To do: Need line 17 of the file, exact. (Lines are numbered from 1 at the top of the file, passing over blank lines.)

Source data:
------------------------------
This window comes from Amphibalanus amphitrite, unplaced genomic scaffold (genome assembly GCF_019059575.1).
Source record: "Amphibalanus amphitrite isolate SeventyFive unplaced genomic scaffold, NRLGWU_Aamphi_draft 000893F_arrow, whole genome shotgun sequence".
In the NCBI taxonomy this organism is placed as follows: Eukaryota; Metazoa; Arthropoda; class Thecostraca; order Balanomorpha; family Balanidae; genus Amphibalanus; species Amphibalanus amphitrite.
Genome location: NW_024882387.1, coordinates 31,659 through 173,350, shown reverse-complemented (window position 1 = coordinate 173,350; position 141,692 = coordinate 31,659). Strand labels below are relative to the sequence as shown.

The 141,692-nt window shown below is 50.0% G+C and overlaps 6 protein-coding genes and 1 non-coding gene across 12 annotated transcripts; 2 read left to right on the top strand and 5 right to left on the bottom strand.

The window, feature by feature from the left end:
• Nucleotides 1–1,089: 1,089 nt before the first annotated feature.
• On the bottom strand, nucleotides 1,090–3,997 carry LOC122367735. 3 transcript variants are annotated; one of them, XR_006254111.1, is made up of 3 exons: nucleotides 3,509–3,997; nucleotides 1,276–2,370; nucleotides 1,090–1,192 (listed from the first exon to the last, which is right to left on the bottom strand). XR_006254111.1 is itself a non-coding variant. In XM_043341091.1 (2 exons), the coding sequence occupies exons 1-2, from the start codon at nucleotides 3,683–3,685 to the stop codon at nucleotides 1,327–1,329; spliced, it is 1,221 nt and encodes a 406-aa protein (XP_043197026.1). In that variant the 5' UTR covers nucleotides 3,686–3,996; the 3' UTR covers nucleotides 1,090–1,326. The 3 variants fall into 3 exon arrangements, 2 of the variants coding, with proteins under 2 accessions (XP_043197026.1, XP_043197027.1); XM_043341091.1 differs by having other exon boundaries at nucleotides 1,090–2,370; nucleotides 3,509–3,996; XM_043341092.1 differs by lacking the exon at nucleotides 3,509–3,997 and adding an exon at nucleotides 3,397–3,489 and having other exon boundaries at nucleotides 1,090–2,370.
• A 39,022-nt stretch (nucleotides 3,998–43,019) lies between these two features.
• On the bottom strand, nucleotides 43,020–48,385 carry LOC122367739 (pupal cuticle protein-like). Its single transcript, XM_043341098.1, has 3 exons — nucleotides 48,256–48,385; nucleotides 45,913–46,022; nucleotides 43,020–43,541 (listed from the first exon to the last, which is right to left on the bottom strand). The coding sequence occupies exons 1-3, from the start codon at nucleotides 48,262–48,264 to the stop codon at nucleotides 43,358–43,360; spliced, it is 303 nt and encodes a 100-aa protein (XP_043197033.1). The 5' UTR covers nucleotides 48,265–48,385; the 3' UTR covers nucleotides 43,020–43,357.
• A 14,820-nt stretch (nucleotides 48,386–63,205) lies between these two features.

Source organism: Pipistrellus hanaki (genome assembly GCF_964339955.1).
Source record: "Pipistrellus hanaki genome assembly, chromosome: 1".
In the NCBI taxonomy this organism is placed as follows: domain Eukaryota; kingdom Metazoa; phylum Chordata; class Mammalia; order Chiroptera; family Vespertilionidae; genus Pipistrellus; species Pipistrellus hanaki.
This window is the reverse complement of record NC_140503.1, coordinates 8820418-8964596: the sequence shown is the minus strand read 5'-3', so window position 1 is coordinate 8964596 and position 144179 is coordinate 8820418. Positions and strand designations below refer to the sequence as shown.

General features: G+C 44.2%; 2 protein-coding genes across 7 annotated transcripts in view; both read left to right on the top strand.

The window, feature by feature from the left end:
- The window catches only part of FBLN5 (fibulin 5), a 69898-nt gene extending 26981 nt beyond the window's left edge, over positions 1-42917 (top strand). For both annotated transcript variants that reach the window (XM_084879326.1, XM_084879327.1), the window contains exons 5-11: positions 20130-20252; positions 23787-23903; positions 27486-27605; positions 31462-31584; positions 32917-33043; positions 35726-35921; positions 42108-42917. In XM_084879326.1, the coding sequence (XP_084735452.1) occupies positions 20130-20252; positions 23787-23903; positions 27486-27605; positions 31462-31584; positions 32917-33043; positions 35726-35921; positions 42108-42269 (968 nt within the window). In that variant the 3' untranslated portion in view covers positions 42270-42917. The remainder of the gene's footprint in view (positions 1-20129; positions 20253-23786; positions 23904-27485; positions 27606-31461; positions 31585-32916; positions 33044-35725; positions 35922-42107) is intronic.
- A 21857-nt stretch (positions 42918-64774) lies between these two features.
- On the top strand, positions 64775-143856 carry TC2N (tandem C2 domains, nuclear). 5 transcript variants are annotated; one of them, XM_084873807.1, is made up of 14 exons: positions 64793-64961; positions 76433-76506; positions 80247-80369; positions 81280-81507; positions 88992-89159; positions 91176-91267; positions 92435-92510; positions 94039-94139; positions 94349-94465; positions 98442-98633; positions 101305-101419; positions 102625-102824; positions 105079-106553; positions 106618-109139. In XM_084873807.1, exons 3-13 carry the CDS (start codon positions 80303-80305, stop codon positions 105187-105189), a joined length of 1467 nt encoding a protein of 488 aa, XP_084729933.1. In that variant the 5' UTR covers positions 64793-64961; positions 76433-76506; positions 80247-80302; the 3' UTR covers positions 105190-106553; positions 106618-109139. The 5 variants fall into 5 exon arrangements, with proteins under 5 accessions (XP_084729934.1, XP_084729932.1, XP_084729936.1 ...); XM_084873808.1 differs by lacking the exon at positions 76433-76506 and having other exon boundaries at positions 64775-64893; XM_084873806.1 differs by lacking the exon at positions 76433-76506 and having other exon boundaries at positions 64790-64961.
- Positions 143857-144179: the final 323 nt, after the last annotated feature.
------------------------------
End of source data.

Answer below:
The window, feature by feature from the left end: